School year > Subject guides > Maths in Year 3 and 4

# Maths in Year 3 and 4 (age 7–9)

At this age, here are some things your child is likely to be doing:

• Using and understanding numbers up to 1000 and then beyond 1000
• Counting up in multiples of 10, 25, 50 100 and 1000
• Using negative, as well as positive, numbers
• Adding, subtracting, multiplying and dividing mentally and using formal written calculation methods
• Remembering times tables up to 12 x 12
• Solving maths problems
• Exploring fractions and decimals
• Analysing and comparing a range of 2D and 3D shapes and their properties
• Telling the time accurately, including using Roman numerals, and calculating with time
• Calculating with measurements, including calculating perimeter and area
• Converting measurements (e.g. from centimetres to metres)
• Interpreting and presenting data using pictograms, tables and bar graphs.

### Different ways to teach and learn maths at school

Maths will normally be taught on a daily basis, in a timetabled lesson, but children practise and use their maths throughout the school day. From the outset, there will be a lot of focus on developing basic maths skills, such as times tables and remembering basic addition and subtraction facts, for example, 9 – 6 and 4 + 6. Teachers often set aside part of each lesson to devote to this learning.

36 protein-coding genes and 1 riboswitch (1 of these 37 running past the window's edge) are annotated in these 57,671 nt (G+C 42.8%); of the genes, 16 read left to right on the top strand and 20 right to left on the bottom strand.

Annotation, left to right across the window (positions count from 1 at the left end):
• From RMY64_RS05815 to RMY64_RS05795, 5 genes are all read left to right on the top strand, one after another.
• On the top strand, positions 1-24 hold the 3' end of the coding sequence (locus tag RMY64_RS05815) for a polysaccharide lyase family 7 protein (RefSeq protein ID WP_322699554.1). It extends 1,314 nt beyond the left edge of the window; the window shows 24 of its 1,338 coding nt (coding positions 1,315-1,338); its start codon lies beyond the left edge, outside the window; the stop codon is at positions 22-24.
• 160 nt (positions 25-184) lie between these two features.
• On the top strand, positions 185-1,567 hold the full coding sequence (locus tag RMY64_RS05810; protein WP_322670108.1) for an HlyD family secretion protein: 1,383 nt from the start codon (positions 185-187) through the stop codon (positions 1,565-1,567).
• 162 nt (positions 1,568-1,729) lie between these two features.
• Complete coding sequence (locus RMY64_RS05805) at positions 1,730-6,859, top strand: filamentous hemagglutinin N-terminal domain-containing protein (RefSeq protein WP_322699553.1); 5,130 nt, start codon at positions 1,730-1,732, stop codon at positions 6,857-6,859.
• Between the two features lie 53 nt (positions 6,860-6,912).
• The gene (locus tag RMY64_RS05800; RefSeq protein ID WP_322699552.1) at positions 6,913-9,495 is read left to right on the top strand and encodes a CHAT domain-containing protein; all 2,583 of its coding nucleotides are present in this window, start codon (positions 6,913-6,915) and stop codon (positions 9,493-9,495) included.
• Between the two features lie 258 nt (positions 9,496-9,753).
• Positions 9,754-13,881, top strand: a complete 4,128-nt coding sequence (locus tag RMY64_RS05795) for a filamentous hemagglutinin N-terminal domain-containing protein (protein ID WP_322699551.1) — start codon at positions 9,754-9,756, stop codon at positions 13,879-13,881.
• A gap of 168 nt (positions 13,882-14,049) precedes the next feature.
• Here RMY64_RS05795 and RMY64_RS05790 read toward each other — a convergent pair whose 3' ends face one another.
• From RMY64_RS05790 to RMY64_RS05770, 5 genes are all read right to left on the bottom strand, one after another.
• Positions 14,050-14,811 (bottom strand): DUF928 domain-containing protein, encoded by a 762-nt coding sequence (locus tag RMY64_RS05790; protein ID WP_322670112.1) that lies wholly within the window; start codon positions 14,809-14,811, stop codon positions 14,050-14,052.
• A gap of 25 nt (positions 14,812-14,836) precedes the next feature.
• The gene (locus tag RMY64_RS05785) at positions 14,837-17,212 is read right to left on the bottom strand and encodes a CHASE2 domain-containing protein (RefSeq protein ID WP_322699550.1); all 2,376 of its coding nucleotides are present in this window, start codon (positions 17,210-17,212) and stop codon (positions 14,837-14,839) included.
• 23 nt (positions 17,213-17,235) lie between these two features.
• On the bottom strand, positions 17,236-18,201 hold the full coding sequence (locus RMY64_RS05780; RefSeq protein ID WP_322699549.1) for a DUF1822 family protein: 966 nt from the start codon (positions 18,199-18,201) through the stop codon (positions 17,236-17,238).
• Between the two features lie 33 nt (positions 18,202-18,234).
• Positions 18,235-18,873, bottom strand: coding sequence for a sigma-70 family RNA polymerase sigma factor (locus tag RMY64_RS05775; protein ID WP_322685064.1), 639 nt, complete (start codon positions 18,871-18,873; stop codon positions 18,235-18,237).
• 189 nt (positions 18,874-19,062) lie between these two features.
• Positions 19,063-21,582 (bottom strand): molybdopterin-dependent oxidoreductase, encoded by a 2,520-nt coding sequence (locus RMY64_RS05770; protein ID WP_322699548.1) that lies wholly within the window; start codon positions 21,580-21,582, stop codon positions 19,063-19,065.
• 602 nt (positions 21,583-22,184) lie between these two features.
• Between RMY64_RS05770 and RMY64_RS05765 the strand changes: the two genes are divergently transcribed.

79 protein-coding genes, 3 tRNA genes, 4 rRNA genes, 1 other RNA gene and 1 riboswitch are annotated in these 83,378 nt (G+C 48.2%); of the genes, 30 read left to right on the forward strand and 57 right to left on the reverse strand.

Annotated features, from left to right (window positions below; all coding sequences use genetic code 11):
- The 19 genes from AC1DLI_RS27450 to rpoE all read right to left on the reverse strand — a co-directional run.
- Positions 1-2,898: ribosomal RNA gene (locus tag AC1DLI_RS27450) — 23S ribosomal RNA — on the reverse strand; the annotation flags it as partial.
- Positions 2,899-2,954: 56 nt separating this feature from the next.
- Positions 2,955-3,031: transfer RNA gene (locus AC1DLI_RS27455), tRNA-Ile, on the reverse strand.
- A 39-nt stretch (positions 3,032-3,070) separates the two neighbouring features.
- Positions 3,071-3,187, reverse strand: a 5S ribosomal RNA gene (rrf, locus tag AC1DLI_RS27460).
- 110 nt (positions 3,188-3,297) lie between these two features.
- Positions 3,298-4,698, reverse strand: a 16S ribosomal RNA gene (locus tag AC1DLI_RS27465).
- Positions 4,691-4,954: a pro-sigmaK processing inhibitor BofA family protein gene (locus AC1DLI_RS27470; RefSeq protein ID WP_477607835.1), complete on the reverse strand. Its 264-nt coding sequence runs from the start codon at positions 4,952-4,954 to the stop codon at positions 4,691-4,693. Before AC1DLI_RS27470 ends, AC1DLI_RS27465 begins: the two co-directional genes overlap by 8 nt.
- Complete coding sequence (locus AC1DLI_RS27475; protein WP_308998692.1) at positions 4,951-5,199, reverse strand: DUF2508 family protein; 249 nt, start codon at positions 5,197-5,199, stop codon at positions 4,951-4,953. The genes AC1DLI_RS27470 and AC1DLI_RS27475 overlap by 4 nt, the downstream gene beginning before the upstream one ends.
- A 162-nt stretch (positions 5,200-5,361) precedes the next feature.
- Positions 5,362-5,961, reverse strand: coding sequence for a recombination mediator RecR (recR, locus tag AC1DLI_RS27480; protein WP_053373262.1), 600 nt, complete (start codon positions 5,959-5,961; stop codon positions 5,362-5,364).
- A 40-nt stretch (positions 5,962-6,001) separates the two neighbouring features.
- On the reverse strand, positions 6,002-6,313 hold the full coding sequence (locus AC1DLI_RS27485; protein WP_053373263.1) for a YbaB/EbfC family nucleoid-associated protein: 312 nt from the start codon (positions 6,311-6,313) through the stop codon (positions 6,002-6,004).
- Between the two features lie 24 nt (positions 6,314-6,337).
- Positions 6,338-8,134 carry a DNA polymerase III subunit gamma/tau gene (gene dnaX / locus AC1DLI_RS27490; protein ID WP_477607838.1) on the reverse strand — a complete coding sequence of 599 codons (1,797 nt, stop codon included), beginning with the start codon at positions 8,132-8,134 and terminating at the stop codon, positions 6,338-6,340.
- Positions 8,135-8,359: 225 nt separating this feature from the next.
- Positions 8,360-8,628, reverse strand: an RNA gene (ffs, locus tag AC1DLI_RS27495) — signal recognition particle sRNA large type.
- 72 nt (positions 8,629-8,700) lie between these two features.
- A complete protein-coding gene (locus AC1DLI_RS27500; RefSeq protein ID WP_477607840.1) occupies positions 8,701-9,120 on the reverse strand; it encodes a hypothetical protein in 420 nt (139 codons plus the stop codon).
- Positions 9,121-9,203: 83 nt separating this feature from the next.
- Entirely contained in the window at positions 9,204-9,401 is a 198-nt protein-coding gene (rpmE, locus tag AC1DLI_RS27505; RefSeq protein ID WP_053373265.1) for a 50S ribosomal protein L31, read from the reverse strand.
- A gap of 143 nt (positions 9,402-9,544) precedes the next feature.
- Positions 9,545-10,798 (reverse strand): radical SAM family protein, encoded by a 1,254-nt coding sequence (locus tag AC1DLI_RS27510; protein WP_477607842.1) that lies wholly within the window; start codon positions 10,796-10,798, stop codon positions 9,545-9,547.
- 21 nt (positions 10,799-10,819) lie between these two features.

### Different calculation methods

There are a variety of different calculation methods used in schools today. You may hear terms such as partitioning and place value. Whatever method your child is taught at school, lots of practice at home using numbers and times tables in fun activities will be a great help. Our Fun activities section is full of maths games you can play together.

### Assessment and progress

Children continue to be assessed informally throughout the junior years and this helps to inform their teachers’ planning so that they can support each child in the class. There will be ongoing teacher assessments of maths, reading, writing and science and some schools use end of year practice tests in these areas to help check on your child’s progress.

It’s very common for children assess or mark each other’s work as well as their own as this can be a highly effective form of learning. Either way, you will be kept informed about your child’s progress (through record books and parents' evenings) and if your child is finding maths tricky then extra support is usually provided by the teacher or specialist teacher, in consultation with you. This is often through small group work and may be in or outside of the classroom. Your support and encouragement is hugely important but, as ever, if you’re worried then do talk to your child’s teacher.